Pakistan in talks with China, Russia to get vaccines
Pakistani health authorities are negotiating with China and Russia, among others, to procure coronavirus vaccines, an official said on Monday.
“We are in talks with China, Russia and some other countries for procurement of the [COVID-19] vaccine after narrowing down our priority list,” Faisal Sultan, special assistant to the prime minister on health, told Anadolu Agency.
The vaccine, he said, would be available in Pakistan sometime between January and March next year, and administered to health workers and senior citizens in the first phase.
“There is nothing final yet; however, I can tell you that we have to rely on more than one source,” the adviser said. “We will procure the vaccine only after its efficacy and safety is proven."
While Russia has started the distribution of its Sputnik V COVID-19 shot nationwide, China is testing its vaccines in many countries, and supply deals are being signed.
Other vaccines seeking emergency use authorization are produced by Pfizer-BioNTech, Moderna and Oxford-AstraZeneca.
Islamabad has already earmarked an initial sum of $150 million to purchases the doses.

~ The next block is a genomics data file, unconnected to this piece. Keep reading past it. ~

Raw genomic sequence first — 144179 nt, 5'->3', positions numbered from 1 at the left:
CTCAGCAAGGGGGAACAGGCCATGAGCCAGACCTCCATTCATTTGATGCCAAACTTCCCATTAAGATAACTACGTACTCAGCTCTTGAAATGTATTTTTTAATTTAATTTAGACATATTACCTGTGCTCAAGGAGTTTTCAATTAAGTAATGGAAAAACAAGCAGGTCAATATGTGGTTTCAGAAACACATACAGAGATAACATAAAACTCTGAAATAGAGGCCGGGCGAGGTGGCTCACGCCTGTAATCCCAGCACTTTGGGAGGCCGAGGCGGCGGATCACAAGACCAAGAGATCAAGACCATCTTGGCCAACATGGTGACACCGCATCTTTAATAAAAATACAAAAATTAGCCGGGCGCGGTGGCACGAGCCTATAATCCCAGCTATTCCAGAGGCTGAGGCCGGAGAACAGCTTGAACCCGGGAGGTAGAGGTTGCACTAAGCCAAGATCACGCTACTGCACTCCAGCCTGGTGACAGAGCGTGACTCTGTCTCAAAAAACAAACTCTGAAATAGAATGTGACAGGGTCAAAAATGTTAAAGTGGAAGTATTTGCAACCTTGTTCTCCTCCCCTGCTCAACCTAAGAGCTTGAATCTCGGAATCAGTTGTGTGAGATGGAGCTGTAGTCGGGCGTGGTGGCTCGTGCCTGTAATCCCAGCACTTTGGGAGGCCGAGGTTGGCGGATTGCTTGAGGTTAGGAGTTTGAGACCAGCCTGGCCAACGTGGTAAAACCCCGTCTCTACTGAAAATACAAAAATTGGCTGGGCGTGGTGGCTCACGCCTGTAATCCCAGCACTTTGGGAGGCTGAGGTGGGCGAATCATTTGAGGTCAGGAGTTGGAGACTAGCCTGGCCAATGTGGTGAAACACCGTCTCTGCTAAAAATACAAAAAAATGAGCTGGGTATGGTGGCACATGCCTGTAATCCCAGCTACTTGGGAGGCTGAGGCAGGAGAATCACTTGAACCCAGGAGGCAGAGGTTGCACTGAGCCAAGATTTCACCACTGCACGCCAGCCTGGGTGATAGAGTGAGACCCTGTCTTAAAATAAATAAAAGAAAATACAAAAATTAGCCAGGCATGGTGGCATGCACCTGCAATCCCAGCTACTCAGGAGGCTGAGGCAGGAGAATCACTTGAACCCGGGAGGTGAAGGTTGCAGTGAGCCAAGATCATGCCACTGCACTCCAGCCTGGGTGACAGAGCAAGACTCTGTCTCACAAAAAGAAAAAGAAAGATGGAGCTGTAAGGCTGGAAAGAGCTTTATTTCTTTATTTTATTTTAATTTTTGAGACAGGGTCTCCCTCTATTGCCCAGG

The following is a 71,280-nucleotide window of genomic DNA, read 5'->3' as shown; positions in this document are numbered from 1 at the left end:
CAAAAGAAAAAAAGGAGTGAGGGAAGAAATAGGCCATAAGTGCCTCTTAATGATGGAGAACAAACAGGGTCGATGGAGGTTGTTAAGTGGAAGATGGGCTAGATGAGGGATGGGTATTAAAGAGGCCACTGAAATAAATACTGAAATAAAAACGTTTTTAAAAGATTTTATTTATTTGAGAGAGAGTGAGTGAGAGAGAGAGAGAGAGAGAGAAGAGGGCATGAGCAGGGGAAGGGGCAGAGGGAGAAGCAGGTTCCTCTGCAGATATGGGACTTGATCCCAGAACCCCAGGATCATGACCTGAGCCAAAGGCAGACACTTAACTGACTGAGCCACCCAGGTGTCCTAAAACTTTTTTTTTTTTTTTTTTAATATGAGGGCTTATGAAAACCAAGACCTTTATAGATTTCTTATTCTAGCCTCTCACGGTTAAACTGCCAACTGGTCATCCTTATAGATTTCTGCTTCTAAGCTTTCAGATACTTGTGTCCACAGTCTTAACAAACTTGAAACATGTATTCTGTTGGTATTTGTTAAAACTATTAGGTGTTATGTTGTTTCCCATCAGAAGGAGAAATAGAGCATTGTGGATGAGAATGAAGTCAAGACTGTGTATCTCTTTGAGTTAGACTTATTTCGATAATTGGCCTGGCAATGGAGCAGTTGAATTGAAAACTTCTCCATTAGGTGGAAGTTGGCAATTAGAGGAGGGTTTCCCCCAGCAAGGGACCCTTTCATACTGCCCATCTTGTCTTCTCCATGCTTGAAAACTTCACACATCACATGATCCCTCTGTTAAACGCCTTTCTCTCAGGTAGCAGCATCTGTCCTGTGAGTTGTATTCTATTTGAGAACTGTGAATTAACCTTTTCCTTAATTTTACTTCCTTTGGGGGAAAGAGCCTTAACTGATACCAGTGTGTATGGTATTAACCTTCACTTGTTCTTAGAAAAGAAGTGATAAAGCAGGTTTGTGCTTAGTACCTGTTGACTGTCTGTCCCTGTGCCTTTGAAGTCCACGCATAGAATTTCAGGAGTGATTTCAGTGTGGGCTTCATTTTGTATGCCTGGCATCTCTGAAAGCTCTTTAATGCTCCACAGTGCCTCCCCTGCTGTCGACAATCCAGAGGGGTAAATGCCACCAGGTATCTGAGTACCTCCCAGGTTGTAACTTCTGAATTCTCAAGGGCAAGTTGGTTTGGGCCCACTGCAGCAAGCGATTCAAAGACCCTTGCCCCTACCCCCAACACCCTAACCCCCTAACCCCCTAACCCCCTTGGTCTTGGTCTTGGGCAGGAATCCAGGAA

Last week, Nausheen Hamid, Pakistan’s parliamentary secretary for health, said all citizens would be administered COVID-19 vaccines free of charge, and the drive will begin in the second quarter of 2021.
Pakistan has witnessed a spike in COVID-19 cases and deaths in recent weeks.
The South Asian country recorded 3,795 new infections on Monday, the highest single-day tally since July 3.
The total caseload in the country of 220 million people has reached 420,294, including 8,398 related deaths. Pakistan has tested about 5.8 million people for the virus to date.
Some patients being treated for the novel virus are said to have died of oxygen shortage at a government hospital in the city of Peshawar on Dec. 5. The provincial health minister has ordered an inquiry into the incident.